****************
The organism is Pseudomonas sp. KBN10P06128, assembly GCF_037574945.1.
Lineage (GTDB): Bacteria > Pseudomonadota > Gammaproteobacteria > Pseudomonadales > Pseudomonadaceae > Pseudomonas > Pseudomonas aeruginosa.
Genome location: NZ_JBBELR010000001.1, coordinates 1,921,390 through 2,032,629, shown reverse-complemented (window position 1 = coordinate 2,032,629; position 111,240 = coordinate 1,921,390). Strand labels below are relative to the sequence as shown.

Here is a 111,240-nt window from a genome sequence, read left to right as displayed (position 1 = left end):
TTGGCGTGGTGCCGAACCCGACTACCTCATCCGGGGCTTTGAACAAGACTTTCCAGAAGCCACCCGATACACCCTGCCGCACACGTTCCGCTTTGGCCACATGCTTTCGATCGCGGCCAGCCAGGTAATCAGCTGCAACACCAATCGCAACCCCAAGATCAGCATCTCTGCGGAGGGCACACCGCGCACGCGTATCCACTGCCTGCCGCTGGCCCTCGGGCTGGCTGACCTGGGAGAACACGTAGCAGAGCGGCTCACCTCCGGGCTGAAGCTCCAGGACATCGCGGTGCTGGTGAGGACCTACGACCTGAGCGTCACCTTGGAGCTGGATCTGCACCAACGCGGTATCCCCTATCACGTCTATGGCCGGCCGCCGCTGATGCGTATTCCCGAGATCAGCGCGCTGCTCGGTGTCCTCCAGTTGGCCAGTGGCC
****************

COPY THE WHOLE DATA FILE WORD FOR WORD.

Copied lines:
The organism is Pseudomonas sp. KBN10P06128, assembly GCF_037574945.1.
Lineage (GTDB): Bacteria > Pseudomonadota > Gammaproteobacteria > Pseudomonadales > Pseudomonadaceae > Pseudomonas > Pseudomonas aeruginosa.
Genome location: NZ_JBBELR010000001.1, coordinates 1,921,390 through 2,032,629, shown reverse-complemented (window position 1 = coordinate 2,032,629; position 111,240 = coordinate 1,921,390). Strand labels below are relative to the sequence as shown.

Here is a 111,240-nt window from a genome sequence, read left to right as displayed (position 1 = left end):
TTGGCGTGGTGCCGAACCCGACTACCTCATCCGGGGCTTTGAACAAGACTTTCCAGAAGCCACCCGATACACCCTGCCGCACACGTTCCGCTTTGGCCACATGCTTTCGATCGCGGCCAGCCAGGTAATCAGCTGCAACACCAATCGCAACCCCAAGATCAGCATCTCTGCGGAGGGCACACCGCGCACGCGTATCCACTGCCTGCCGCTGGCCCTCGGGCTGGCTGACCTGGGAGAACACGTAGCAGAGCGGCTCACCTCCGGGCTGAAGCTCCAGGACATCGCGGTGCTGGTGAGGACCTACGACCTGAGCGTCACCTTGGAGCTGGATCTGCACCAACGCGGTATCCCCTATCACGTCTATGGCCGGCCGCCGCTGATGCGTATTCCCGAGATCAGCGCGCTGCTCGGTGTCCTCCAGTTGGCCAGTGGCC